Fashion & Shopping

Ethical Curves Ahead! Q&A With Charlotte Doering

January 29, 2019

She’s gorgeous, she’s vegan and she’s Canadian! Read our Q&A with curvy model, kind lifestylist and entrepreneur Charlotte Doering below (her insights into body positivity and going veg are tops)! —Noa Nichol

charlotte doering

Hi Charlotte! Tell us a bit about yourself to start 🙂

Hey loves! I am Charlotte Doering, a 36-year-old curvy woman, professional model and entrepreneur. I embrace my curves knowing that I am perfectly imperfect. I hold my head up high with confidence and grace. I love ALL animals. Three years ago I became a curvy ethical vegan, shattering stereotypes from left to right. This has been a huge inspiration in my life. Not only to consider the well-being of animals, but where things come from and how they affect others. Are people treated with kindness dignity and respect in the production of consumer goods? Is the environment considered? How can we lower our footprint by the consumer choices we make? This lead me to align with my business partner and fellow animal advocate, Rachel Venner. We are currently in motion to launch a fully vegan, fair-made, eco-aware, style-forward fashion and beauty store for the modern woman. We are thrilled to have a hand in bringing cruelty-free living into the mainstream. Our store, Virtuous Collection, isn’t just for vegans, it’s for ALL who love great style, quality garments, luxurious accessories and clean beauty.

Modelling: has it always been on your radar? How did you get into it?

I started modelling in my senior year of high school after I had lost 60 pounds over the summer. I was a size eight and nowhere near the size of a typical model. I was asked to do some fun gigs for a few local businesses in the small town I grew up in. I didn’t really take it too seriously. Back then women were looked down up for not being thin; there were no professional curve models in the mainstream. I remember Miss America had her crown taken away because she had gained weight (to a size 14). This was the norm in the late 1990s and early 2000s. When I moved to the city I was told by a friend from L.A. that I should get into plus-size modelling as it was taking off there. I couldn’t even understand what that was; we didn’t have social media back then! Finally, when I hit 28, I sent my photos to a modelling agency, which told me they wished they would of found me 10 years ago! I was still signed even though I was no longer a junior model (which most agencies look for in curvy and all models today). For a while I thought maybe my ship had sailed. But by embracing social media, working with smaller business and building my own brand I was capable of creating a name for myself. After seven years of learning the ropes I feel my career in modelling really taking off! Persistence, hard work dedication and constantly putting yourself out there pays off.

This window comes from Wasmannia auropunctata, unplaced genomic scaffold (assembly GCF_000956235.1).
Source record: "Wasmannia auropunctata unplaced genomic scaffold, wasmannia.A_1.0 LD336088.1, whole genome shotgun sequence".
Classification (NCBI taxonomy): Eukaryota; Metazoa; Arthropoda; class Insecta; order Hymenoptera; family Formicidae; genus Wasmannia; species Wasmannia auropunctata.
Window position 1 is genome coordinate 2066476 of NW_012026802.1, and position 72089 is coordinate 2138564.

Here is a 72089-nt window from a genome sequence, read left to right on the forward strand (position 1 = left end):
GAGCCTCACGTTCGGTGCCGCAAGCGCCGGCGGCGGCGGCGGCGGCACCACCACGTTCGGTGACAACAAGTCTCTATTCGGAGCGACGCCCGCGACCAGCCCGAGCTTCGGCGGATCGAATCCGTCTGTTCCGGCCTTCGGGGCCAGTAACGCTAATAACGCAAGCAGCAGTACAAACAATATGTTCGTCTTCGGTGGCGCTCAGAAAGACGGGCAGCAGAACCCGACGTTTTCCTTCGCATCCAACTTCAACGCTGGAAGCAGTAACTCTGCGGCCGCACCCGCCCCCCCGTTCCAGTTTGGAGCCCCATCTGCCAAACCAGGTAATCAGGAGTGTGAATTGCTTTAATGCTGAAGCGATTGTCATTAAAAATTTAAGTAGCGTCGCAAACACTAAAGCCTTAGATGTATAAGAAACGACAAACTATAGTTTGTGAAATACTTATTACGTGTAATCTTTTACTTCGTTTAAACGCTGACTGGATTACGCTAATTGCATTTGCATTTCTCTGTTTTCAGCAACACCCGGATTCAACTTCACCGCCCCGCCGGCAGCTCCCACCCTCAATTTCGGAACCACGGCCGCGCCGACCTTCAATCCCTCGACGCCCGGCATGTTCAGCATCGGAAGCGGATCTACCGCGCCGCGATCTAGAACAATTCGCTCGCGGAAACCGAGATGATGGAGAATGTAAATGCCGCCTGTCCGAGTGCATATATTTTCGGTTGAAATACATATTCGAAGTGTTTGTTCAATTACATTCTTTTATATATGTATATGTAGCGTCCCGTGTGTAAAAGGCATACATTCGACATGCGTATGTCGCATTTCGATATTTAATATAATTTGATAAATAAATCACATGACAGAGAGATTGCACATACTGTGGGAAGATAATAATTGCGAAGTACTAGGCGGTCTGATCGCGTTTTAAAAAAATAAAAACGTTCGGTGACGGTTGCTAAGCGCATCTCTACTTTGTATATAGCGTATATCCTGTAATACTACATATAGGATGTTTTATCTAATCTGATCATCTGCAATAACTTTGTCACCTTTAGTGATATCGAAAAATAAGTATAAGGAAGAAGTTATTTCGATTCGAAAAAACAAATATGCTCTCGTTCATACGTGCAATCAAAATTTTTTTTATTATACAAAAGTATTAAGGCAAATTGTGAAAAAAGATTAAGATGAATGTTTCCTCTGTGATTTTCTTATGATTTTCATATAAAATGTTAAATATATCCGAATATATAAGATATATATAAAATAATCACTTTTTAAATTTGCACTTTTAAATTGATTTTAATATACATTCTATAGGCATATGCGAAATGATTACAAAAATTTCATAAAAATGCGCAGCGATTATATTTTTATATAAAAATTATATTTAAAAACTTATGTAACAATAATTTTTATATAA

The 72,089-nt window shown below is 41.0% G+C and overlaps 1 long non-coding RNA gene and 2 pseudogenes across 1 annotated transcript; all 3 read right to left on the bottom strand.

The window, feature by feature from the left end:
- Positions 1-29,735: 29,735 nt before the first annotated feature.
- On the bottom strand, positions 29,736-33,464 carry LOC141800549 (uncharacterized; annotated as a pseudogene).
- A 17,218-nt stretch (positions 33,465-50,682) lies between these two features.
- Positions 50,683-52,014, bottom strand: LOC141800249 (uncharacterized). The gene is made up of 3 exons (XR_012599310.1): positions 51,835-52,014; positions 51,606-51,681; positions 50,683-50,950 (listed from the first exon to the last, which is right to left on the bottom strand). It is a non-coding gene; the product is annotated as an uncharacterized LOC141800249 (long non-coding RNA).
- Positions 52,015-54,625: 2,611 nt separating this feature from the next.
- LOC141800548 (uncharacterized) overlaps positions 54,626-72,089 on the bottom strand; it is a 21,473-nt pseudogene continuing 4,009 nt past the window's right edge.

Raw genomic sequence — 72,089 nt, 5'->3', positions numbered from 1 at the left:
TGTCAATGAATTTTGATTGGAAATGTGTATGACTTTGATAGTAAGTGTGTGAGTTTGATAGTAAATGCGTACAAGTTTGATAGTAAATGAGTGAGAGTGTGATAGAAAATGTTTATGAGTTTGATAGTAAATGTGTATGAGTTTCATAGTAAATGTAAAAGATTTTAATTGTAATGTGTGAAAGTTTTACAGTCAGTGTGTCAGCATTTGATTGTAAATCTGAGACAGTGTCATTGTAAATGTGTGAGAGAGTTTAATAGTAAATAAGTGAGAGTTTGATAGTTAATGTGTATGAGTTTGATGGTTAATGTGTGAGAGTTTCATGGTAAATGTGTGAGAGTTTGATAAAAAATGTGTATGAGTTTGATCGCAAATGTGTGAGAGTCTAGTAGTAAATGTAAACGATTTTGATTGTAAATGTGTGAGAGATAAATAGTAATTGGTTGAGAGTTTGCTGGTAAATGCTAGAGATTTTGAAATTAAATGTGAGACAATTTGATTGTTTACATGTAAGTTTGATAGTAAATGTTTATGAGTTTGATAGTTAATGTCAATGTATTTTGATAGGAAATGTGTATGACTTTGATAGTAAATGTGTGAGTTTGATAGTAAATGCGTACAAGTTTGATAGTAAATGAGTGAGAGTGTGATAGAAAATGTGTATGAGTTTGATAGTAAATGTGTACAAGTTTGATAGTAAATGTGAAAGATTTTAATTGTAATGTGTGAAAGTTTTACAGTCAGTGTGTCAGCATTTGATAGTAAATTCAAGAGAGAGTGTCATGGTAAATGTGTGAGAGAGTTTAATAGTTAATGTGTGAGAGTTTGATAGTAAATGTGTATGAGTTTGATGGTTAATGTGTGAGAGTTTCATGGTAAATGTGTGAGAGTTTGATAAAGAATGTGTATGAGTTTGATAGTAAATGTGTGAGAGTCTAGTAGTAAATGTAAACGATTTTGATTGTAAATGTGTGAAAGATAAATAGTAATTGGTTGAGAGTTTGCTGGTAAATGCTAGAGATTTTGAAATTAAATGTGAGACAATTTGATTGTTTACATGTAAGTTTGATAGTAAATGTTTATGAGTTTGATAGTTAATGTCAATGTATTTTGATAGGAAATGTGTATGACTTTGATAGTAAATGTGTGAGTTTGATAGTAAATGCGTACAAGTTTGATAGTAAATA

Plus-size modelling: love the term or hate it?

This seems to be a hot topic of debate. I am not too attached either way. A name or a title does not define me. Plus-size model or curve-model is an industry term that helps clients and agents communicate the type of model they are looking for to promote their brand or products. It’s like saying is he or she blonde, brunette, European, African. It just is. For behind-the-scenes terminology, it’s needed. When I simply say of I am a model I’ve found the majority of people give me a sideways look. Then I feel the need to explain myself. Often I find myself just saying I am a plus-size model to avoid the whole confusion and stunned looks on the other end. But I have heard, "Oh you shouldn’t say that, you should just say you are a model," and that I agree with. It would be like saying, "Oh I am a blonde model," or "I am a European model". LOL. It is time to liberate the word model to include all shapes and sizes. No need to explain and define myself to others. Bye-bye "plus-size" in my day-to-day.

charlotte doering